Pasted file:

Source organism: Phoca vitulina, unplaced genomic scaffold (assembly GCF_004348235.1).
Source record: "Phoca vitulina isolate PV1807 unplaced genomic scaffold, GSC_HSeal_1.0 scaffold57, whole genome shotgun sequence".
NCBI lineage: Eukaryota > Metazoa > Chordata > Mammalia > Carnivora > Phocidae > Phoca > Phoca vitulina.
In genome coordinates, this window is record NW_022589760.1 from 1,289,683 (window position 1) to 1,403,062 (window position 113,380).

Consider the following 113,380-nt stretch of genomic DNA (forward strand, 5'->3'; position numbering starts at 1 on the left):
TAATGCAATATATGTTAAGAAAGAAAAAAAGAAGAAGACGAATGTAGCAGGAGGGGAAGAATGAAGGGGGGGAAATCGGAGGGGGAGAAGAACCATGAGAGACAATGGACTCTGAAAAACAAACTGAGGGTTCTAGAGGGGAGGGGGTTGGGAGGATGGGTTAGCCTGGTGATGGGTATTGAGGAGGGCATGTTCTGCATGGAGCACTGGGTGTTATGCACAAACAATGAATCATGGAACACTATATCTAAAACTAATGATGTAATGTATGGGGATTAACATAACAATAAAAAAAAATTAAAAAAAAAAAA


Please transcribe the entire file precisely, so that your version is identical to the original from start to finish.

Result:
Source organism: Phoca vitulina, unplaced genomic scaffold (assembly GCF_004348235.1).
Source record: "Phoca vitulina isolate PV1807 unplaced genomic scaffold, GSC_HSeal_1.0 scaffold57, whole genome shotgun sequence".
NCBI lineage: Eukaryota > Metazoa > Chordata > Mammalia > Carnivora > Phocidae > Phoca > Phoca vitulina.
In genome coordinates, this window is record NW_022589760.1 from 1,289,683 (window position 1) to 1,403,062 (window position 113,380).

Consider the following 113,380-nt stretch of genomic DNA (forward strand, 5'->3'; position numbering starts at 1 on the left):
TAATGCAATATATGTTAAGAAAGAAAAAAAGAAGAAGACGAATGTAGCAGGAGGGGAAGAATGAAGGGGGGGAAATCGGAGGGGGAGAAGAACCATGAGAGACAATGGACTCTGAAAAACAAACTGAGGGTTCTAGAGGGGAGGGGGTTGGGAGGATGGGTTAGCCTGGTGATGGGTATTGAGGAGGGCATGTTCTGCATGGAGCACTGGGTGTTATGCACAAACAATGAATCATGGAACACTATATCTAAAACTAATGATGTAATGTATGGGGATTAACATAACAATAAAAAAAAATTAAAAAAAAAAAA